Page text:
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Employee Free Choice Act Officially Introduced in Congress

In March, Democrats introduced the Employee Free Choice Act (EFCA) in both Houses of Congress.The EFCA controversial legislation, which has been the subject of countless debate, would amend the National Labor Relations Act and make it easier and quicker for workers to unionize.

The EFCA would do away with the traditional practice of allowing employees to decide by secret ballot whether they wish to be represented by a union.  Instead, a union could attain representative status merely by persuading a majority of employees to sign authorization cards indicating their desire to unionize.  All of this could occur "below the radar" leaving the employer no opportunity to educate employees regarding the benefits of remaining union free. Once a union achieves representative status via this "card check" method, the proposed legislation would require the employer to begin bargaining with the union to reach agreement on a labor contract. If the employer and union fail to reach an agreement within a few months, an arbitrator would decide the terms of the agreement and force it upon the employer and employees for at least two years. The EFCA also provides for triple back pay if an employer unlawfully discharges or otherwise discriminates against an employee during a union organizing campaign or while contract negotiations or arbitration are taking place.

There is strong support in the House for the EFCA. The Senate is a somewhat different story because of the filibuster procedure only available in that chamber. There are currently 99 senators, with the winner of the disputed Minnesota election yet to be seated. As they did last year, the Republicans ran be expected to mount a filibuster, which can only be broken by a 3/5th cloture vote. Thus, 60 votes are necessary for the bill to actually come to a vote in the Senate. Last year's cloture vote was entirely on party lines, except for Arlen Specter of Pennsylvania, who has now become a Democrat. As a result of the 2008 elections, and Specter's defection, the Democrats now have 59 votes (57 plus Independents Bernie Sanders of Vermont and Joe Lieberman of Connecticut). Assuming that Al Franken ultimately prevails in the ongoing legal proceedings in Minnesota, that would give the Democrats 60 votes.

Although the Democrats are firmly in control of the Senate, and on the cusp of gaining the crucial 60th vote, the political climate has changed significantly due to the economic crisis.  At least eight Democratic senators have expressed reservations about the bill in its current form.The bill's sponsors are now working on changes to make the bill acceptable to those senators, and it is likely that some version of the EFCA will become law this year.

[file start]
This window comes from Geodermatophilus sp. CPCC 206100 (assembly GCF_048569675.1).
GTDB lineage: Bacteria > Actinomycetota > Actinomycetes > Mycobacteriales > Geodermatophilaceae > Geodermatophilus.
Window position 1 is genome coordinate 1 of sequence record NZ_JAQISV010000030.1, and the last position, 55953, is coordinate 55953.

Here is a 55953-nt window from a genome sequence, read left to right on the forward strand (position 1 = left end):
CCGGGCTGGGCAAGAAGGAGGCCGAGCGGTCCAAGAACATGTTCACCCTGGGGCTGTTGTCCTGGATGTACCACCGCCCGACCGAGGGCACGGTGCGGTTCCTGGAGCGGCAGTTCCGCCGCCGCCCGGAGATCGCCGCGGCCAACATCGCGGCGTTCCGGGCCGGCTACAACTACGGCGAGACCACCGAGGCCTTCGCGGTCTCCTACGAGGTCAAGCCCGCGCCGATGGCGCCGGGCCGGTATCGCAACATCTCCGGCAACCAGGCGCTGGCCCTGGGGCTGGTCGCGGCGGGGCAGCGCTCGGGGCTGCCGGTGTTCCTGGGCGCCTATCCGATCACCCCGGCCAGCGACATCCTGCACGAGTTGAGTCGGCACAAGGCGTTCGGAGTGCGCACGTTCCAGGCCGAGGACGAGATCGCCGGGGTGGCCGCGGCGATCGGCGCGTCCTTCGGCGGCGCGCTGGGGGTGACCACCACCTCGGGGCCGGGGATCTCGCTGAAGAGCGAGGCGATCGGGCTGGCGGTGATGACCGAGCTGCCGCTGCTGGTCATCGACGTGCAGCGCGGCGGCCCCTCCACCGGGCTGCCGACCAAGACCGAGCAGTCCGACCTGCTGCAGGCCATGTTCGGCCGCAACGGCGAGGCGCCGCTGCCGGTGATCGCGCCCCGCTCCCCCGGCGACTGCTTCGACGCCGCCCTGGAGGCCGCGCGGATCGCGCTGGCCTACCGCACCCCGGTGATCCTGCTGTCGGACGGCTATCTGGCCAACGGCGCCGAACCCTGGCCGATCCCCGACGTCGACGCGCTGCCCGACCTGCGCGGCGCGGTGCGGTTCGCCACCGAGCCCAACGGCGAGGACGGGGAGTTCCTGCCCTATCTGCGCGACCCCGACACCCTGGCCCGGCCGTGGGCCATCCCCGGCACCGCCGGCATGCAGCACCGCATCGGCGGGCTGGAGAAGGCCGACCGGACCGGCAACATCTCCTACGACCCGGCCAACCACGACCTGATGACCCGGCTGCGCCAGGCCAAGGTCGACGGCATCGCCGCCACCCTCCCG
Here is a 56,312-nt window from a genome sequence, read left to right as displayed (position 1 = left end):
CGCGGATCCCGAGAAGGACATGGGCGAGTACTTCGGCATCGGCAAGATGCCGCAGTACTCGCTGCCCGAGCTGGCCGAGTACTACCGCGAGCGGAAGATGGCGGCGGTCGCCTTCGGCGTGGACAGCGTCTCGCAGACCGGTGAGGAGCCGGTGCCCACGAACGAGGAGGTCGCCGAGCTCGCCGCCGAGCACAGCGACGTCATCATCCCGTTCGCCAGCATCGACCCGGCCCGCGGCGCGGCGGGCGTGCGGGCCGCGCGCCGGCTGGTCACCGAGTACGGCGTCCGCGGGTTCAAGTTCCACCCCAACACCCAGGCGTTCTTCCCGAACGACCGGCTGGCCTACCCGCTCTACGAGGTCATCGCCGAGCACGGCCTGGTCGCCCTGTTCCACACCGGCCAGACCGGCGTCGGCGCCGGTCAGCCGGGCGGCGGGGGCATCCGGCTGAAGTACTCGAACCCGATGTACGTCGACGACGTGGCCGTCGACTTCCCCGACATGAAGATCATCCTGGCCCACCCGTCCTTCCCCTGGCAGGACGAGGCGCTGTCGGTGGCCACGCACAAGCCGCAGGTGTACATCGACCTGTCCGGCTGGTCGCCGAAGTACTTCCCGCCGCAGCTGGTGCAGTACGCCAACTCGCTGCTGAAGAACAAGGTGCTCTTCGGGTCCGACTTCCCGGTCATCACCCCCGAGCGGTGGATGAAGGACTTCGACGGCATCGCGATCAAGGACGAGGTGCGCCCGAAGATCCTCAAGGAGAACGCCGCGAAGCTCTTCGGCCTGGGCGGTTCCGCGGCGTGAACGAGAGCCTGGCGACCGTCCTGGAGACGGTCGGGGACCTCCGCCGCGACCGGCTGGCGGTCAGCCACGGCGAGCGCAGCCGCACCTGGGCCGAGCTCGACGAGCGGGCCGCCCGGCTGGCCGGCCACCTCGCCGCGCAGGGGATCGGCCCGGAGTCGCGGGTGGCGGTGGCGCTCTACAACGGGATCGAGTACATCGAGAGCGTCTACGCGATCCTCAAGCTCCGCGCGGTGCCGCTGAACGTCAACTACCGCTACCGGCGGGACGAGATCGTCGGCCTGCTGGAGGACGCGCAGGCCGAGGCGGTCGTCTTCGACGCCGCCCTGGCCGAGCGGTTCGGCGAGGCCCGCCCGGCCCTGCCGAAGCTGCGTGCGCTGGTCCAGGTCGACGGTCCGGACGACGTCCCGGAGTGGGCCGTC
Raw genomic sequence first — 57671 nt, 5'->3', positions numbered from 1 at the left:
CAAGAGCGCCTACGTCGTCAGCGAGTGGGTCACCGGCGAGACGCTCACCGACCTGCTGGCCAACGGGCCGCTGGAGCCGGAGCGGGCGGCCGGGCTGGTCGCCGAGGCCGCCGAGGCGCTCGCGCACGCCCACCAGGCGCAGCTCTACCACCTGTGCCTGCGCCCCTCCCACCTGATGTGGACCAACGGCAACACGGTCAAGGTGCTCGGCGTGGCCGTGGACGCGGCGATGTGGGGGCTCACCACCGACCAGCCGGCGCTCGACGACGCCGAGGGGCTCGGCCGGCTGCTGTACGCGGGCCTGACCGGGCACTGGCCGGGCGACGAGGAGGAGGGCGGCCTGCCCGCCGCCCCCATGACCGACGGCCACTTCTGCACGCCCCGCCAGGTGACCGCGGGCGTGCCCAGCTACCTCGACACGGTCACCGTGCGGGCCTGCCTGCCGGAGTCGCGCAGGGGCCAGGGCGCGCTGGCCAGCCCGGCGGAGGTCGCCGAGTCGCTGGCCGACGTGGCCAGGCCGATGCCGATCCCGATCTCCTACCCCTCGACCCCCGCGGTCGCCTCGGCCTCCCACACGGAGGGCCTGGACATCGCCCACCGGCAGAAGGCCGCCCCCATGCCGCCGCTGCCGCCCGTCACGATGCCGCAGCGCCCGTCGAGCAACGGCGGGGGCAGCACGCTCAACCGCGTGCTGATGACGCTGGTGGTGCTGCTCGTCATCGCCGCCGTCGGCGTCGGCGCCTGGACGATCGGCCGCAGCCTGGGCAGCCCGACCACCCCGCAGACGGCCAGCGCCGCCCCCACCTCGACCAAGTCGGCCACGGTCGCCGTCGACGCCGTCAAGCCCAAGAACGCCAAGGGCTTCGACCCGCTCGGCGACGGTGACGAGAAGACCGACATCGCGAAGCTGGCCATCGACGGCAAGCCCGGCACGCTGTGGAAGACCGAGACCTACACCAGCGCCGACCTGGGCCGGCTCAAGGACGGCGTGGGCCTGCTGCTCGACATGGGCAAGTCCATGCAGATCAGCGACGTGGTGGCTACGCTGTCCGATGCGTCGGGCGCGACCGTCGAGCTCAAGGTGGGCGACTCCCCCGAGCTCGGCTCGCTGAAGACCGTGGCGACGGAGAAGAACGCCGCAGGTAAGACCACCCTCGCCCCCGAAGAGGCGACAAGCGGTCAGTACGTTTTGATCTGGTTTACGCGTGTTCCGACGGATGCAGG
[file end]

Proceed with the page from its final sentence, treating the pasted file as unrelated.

Accordingly, employers who hope to avoid unionization should begin taking action now, by dealing proactively with the new reality of the EFCA in the workplace. Employers should:

1) educate employees about the benefits of remaining union free and make sure that employees know that direct communications with their employer is a better approach to resolving issues than dealing with a third party;

2) communicate to employees about the meaning of authorization cards and inform them that they have no obligation to sign the cards;

3) have in place a lawful solicitation and distribution policy and make sure that only company information is posted on bulletin boards;

4) evaluate current supervisors and make certain they understand company policies and apply those policies uniformly, as employees are less likely to unionize when their supervisors are fair, respectful and approachable;

5) evaluate their pay and benefits package against comparable employers in the area.  It may even make sense to have counsel or a labor relations consultant conduct a vulnerability audit, to ensure that you have done everything possible to create a positive, and hopefully union-free, environment.

  • Partner

    Brent is a member of the Labor and Employment and Litigation Practice Groups. He has an extensive appellate practice, representing clients before the Kentucky Supreme Court, Kentucky Court of Appeals, United States Supreme ...



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